Home > Backflow > Replacing A PVB

How To Replace A Pressure Vacuum Breaker

In this video, we’re going to replace this PVB that got damaged in a recent snowstorm. I’m Dwane Smith, your Sprinkler Warehouse product specialist. Let’s replace a backflow.

So, we’ve got a broken Febco 765 one-inch backflow. If you have a different PVB, the procedure should be very similar. We have kits to repair your backflow device, so if the body of your PVB is in good shape, you may just need a new bonnet poppet or a check valve. We covered that repair in a different video. The body of this backflow is damaged, so we’re going to replace the whole thing, which is pretty easy to do. We’re replacing this unit with an FEU-765-100, which has unions that you can take apart, so you wouldn’t necessarily need to cut the pipes with one of these already installed, but most backflows do not have these unions built-in and so you would need to cut the PVC pipe to free them.

For this repair, you’re going to need:

  • New PVB is the same size as the previous one
  • Shiny two-slip couplers
  • Primer and glue
  • Teflon tape
  • Ratcheting pipe cutter or you can get by with a hacksaw
  • Foam pipe insulation
  • Pipe wrap tape
  • Backflow bag

How To Replace A PVB

  1. Turn off the water heading into your sprinkler system. You may have a shutoff valve on your backflow like this one, but more likely your shut-off valve will either be near your water meter or close to where the water supply enters your house. If you can’t find the shut-off valve that’s dedicated to your sprinkler system, go ahead and shut off your water at the meter.
  2. Release the water pressure going into your backflow by opening up your test cock. That’s these two little parts right here. These are small ball valves, so you’re not tightening or untightening – you’re turning the small ball valve. The slit and the ball valve are open if they’re parallel to the direction of the water, and if they’re perpendicular, it’s closed. The inflow and outflow valves should be open to release any pressure in the pipes we’re about to cut.
  3. Now we’re going to cut these pipes six to ten inches off the ground, wherever you choose to cut. It makes it easier to cut both sides at the same height and gives yourself room between your cut and any other fitting so you have room to glue your couplers and room in the future if you should need to cut the pipe again. The idea here is to reuse the pieces of pipe. They’re already cut to size, and if they’re in good shape you don’t need to replace them. Unscrew these pieces from the backflow, pull the old teflon tape off these adapters, and apply. Now screw the adapters with the old piece into the new backflow or screw the new backflow onto the adapter to get the gist.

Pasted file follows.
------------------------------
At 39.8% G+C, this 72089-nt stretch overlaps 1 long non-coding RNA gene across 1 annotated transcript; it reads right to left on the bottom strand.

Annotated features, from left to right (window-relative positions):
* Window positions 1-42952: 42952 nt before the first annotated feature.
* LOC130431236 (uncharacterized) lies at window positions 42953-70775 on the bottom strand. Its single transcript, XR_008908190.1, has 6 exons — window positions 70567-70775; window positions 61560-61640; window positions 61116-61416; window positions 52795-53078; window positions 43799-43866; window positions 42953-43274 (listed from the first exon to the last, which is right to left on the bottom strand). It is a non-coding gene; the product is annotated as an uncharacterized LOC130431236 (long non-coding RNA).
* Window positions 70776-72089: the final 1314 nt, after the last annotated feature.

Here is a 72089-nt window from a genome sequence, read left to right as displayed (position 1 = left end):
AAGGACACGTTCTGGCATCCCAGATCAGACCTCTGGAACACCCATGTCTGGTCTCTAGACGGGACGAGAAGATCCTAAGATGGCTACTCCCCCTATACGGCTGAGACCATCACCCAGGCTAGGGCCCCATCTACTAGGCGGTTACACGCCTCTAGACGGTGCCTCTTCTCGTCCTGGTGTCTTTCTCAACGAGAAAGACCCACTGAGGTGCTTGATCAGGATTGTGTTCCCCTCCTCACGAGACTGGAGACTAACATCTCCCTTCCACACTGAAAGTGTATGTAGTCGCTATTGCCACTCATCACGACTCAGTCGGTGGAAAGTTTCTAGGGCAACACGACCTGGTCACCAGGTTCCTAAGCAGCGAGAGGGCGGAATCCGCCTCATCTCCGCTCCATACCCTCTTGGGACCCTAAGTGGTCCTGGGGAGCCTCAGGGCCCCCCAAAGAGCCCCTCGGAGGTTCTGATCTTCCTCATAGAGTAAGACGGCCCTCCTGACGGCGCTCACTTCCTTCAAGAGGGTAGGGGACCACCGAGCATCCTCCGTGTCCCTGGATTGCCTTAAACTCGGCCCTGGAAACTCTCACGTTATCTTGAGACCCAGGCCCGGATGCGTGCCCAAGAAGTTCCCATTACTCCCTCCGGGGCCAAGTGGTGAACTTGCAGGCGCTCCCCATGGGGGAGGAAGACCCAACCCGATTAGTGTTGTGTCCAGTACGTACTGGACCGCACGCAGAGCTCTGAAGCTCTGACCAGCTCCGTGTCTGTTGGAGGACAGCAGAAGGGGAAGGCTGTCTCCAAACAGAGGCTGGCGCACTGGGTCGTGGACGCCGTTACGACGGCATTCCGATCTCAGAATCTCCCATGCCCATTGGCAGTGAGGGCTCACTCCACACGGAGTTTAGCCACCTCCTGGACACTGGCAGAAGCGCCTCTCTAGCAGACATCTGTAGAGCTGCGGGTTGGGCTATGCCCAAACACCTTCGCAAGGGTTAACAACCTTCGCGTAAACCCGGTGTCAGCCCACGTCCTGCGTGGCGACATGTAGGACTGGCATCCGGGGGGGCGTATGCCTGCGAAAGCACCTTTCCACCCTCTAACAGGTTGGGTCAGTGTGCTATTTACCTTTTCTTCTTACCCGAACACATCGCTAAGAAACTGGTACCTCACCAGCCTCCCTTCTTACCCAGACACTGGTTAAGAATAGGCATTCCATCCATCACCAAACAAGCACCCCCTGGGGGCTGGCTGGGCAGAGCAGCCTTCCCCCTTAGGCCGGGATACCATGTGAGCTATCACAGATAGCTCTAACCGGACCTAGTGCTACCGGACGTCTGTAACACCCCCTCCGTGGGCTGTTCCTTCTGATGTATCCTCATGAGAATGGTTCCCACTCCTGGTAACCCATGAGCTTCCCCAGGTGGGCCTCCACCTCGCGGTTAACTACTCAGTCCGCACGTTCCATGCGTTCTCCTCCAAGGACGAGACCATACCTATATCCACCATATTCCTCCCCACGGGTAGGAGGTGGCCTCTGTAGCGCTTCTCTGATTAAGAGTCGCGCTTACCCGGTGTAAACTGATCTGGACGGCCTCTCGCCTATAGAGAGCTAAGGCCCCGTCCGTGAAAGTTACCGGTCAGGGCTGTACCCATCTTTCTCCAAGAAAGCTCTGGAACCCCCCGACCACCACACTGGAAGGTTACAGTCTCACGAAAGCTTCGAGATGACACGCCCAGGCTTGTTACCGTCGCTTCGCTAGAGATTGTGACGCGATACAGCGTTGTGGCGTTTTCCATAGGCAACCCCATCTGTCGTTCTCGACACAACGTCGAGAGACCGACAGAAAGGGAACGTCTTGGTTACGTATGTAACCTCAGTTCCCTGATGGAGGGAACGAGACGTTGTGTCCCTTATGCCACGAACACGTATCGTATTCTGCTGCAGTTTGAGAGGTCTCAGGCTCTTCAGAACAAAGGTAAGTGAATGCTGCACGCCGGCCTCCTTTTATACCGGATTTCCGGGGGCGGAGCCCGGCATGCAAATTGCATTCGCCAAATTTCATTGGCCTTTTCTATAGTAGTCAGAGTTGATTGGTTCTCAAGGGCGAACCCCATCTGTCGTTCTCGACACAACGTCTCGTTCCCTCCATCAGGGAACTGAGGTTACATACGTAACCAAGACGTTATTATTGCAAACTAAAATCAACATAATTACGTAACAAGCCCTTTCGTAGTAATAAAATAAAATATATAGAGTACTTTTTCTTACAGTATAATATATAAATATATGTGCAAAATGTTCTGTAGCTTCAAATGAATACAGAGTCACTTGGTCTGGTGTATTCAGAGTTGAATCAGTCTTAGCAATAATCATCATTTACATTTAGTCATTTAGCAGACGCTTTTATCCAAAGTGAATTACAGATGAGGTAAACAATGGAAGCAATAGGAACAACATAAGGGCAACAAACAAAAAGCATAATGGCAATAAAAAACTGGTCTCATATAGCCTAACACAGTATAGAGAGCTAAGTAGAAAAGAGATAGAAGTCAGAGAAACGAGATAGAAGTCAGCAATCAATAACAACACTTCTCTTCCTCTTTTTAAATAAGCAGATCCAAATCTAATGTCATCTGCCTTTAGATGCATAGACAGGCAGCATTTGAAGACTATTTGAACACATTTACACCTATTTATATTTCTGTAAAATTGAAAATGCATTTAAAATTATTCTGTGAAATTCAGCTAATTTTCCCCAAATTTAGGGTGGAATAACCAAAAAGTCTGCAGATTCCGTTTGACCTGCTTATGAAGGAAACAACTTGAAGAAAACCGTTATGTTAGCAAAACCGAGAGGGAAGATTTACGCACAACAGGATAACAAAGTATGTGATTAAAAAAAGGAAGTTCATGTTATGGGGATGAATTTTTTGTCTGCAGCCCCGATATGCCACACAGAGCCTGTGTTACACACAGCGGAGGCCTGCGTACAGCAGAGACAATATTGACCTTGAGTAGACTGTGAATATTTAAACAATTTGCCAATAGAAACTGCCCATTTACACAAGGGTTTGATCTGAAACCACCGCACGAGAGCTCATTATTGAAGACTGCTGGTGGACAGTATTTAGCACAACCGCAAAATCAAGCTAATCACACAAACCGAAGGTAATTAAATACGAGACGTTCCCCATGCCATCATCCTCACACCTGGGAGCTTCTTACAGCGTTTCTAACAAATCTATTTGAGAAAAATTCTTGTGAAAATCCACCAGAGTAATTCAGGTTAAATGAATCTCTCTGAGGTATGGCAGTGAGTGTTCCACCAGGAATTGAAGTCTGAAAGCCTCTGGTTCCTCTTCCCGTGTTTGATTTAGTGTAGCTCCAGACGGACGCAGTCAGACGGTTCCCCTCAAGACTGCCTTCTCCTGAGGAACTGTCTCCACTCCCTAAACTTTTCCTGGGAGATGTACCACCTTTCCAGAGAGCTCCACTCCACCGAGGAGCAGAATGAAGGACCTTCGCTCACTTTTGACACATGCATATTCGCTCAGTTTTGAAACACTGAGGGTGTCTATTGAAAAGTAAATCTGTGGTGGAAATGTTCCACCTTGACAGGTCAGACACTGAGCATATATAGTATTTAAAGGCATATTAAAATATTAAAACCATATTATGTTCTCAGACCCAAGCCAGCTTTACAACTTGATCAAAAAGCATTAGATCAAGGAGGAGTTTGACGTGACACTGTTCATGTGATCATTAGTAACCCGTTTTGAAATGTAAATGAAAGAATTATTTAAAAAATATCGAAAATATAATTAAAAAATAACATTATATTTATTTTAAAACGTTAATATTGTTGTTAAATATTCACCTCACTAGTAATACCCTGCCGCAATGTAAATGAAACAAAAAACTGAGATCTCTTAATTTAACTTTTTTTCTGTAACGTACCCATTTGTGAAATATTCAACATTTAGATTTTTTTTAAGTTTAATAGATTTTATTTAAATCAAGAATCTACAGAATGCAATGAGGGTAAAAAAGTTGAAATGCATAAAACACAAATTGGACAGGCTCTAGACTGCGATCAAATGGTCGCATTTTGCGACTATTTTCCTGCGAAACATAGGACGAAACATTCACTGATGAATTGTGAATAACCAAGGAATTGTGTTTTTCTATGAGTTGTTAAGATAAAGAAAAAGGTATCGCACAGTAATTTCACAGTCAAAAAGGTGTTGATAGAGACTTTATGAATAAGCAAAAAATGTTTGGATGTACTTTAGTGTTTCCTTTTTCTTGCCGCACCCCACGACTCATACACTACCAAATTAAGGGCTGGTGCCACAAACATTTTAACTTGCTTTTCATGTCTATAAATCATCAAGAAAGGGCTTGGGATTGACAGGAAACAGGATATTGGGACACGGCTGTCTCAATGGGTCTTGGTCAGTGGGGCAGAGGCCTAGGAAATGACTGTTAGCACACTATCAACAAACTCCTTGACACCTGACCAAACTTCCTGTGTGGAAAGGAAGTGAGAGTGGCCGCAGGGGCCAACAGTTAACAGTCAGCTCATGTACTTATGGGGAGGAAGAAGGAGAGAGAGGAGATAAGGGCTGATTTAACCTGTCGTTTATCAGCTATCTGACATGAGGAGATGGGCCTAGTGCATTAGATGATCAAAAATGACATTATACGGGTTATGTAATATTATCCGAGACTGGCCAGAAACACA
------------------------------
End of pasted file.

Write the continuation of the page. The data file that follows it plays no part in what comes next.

4. Before applying primer and glue, dry your PVC. Apply primer to both sides of both of your couplers. Apply primer to the pipes coming out of the ground and to the pipes you attach to your backflow. Apply glue to the inside of one side of the couplers and the outside of the pipes attached to the backflow.
  5. Install the couplers. Apply glue to the outside of the pipes coming out of the ground and the inside of the couplers. Make sure you’ve got the new backflow oriented in the correct direction. Now shove this entire assemblage onto the pipes coming out of the ground. Make sure your test cocks are open.
  6. Close the outflow side of the PVB and open the inflow side.
  7. We’re going to slowly pressurize the system, so slowly open the ball valve going into your sprinkler system close the inflow side of the PVB and close the test.
  8. Reopen the inflow side of the PVB. A little water might come out of the belt, and that’s good – it means it’s working properly.
  9. Very slowly open the outflow side. We’re allowing air to escape and getting the poppet inside the PVB to properly seal, so if you follow these steps you’ve got a working PVB.

It’s Not Over Until The Backflow’s Over

Don’t stop until you’ve insulated your system. You don’t want to be caught off guard, and you don’t want to be out here doing this in the cold. It’s no fun trying to do this with freezing fingers. Remember to have the insulation cover these ball valves on the PVB as well as leave the handles out so you can turn them ON and OFF, and cover the insulation and pipe wrap tape. We get asked by a lot of customers: How do you wrap the tape around the pipe when your backflow is really close to a wall or a fence and you can’t get the tape roll between your pipe and the fence? Here’s how to use a small cylindrical object, such as this piece of PVC or even a pen or a pencil. Load some tape on the object. Now you’ve got a skinny tape roll that’ll fit where you need it.

Finally, I highly recommend a backflow bag to cover your PVB. This will help protect it in case of a hard freeze. Buy a quality one from Sprinkler Warehouse – something with a plastic coating. Do not buy one of these canvas ones online real cheap. These are not good just don’t I really like this brand called the insulated backflow bag the quality is really good to get everything you need to replace your PVB on

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